The BA Heartbeat

A software business analyst (BA) has one simple mission: Maximize software value to the customer.

This breaks down into smaller goals, of course, like conducting interviews, writing clear requirements, communication, facilitation, etc. The BA heartbeat, however, needs to be crystal clear so that we don’t get lost in all the project noise: Represent the customer.

Developers want to write great software, testers want to deliver quality products, and project managers want to hit deadlines and budgets. Others surrounding the project have their own missions and motivations, but they are all different from the BA. Sure, you can argue that the entire team should be focused on the same goal, but that’s corporate speak that doesn’t reflect the nuances of how team roles differ.

Every day the BA shoulders the responsibility of translating customer pain and desire into prioritized actionable requests that a software team can efficiently understand, design and deliver.

We patiently endure hours of meetings, ubiquitous customer desires to design things and the tedious writing of feature definitions. We counsel and cajole and pry into the mysteries of our customer’s business until we can nearly run it for them, so familiar are we with the functional operations.

We forge a bond with our customer that both we and they depend on. Through the laughter, the frustration and the smell of dry erase markers we carefully stitch together a relationship that becomes a conduit connecting need with capacity.

When someone on our team suggests that the customer does not need something that we have painstakingly defined, we suffer the setback emotionally, buffering the customer from this techno-rejection and we fight for them, wielding the best business case we can make so that they can prevail in absentia.

We bring perspective and balance to the tug-of-war that is software development. We strive for the ideal solution while staying rooted in the reality of our constraints.

We track every change flowing from the customer’s dynamic world into the tower of the software genius, minimizing the impact of change where possible and accelerating understanding through diagrams, narrative, emails, knowledgebase updates and *gasp* meetings.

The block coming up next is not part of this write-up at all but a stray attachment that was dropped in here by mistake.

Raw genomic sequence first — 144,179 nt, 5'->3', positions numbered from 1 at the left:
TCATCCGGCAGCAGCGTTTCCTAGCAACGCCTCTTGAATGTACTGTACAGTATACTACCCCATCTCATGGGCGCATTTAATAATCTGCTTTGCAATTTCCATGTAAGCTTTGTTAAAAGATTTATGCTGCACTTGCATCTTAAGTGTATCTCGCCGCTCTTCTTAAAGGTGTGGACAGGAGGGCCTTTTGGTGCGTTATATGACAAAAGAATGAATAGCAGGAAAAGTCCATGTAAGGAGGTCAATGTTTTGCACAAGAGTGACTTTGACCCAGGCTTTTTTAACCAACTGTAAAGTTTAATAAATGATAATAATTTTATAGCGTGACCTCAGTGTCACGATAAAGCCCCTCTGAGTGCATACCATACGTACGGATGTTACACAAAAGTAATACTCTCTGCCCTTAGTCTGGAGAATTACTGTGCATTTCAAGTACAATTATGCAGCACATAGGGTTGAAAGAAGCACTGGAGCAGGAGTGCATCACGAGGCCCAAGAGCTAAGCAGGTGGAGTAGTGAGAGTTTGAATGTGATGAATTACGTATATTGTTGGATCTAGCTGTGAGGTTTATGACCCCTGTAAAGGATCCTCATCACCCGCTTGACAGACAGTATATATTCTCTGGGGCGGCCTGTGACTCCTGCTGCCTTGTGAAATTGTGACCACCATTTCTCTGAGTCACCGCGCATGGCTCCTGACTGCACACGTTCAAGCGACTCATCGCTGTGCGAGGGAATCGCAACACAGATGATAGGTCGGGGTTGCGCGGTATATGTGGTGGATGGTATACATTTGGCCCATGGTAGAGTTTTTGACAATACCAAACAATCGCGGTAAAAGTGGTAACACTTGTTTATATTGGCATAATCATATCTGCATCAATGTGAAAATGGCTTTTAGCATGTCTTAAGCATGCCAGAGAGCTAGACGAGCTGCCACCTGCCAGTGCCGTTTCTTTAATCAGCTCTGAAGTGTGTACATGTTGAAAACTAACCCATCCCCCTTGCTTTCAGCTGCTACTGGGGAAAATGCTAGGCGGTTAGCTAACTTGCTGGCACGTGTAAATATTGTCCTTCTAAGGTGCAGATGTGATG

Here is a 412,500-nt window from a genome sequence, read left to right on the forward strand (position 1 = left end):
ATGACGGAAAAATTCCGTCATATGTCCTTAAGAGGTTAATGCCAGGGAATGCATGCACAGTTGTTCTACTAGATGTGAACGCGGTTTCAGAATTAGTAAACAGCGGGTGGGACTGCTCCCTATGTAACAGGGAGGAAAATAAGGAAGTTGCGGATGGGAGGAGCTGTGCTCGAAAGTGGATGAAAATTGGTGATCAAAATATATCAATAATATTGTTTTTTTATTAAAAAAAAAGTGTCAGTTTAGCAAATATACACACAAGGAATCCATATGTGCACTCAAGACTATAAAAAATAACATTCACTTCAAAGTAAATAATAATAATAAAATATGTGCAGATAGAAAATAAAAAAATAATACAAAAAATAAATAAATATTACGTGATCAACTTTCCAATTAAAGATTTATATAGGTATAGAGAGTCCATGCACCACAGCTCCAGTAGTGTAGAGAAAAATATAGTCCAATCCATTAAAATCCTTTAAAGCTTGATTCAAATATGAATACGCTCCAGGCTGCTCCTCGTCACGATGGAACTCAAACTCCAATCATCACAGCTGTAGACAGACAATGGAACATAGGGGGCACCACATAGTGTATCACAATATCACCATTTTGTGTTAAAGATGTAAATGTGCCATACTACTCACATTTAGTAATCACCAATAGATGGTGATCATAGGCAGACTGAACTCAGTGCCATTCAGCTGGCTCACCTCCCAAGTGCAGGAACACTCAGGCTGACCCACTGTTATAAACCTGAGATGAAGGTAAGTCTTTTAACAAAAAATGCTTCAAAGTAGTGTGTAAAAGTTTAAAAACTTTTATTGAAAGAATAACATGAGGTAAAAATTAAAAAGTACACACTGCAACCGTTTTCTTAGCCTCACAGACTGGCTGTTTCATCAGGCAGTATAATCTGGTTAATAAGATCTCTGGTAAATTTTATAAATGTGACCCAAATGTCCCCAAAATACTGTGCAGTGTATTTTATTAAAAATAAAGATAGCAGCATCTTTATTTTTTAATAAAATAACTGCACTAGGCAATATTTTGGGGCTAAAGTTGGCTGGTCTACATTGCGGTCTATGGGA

In the end, when the bug lists are clean and the stress of the rollout is a distant memory, we take satisfaction in having delivered on the trust our customer and our development team placed in us — a charge to deliver the most valuable software we could, given limited time and money.

If you recognized your own heartbeat in the description above and you are not working as a business analyst, maybe you are carrying the wrong title.

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Projects don’t fail

Projects don’t fail. People kill them.

A bad project is put down like a vicious animal that threatens the children. Ok, actually stakeholders cancel them to relieve the pain. But what makes a project bad? More importantly, how can you keep your project from becoming rabid? This is not about blinding charts or brain-numbing statistics. We avoid tasks that are critical to our success for very simple, gut-level reasons.

Have you ever climbed a ladder to work on something like a light fixture, only to realize that you need another tool? I have. Why? Could I not take 30 seconds to think through the tools I might need up there? Am I not clever enough to use a bucket or canvas bag to put them in for a single trip?Let’s be honest. I didn’t make just one trip down and back up the ladder – I made several. Why do I do that?!

The answer is amazingly simple… I’m impatient. I want the instant gratification of “making progress” on this task and any semblance of planning won’t give me that. It feels like a delay. So up the ladder I go with a phillips screwdriver. Flat screws? Who uses flat screws any more? Oh yeah, my house is 25 years old.

When was the last time you rushed out the door and forgot the papers for that important meeting? Your umbrella on a rainy day? Your car keys?! It happens. We’re so focused on the destination that we forget about the process that will get us there.

Good software, like so many other things, requires planning. A little clarity of thought — and we all know this — prevents huge problems later in the game. We don’t do it because we can’t wait and we mentally skip ahead to the desired result.

What happens? The project runs off the rails. The project is full of rework. Users are angry about the project taking so long. The project becomes an anxiety-ridden, evil thing that needs to be put out of everyone’s misery. Eventually a new consultant comes along who says “Where is your blueprint for this project?” and everyone goes “Duh!”.  And the project starts over – this time with delayed gratification (planning) built in.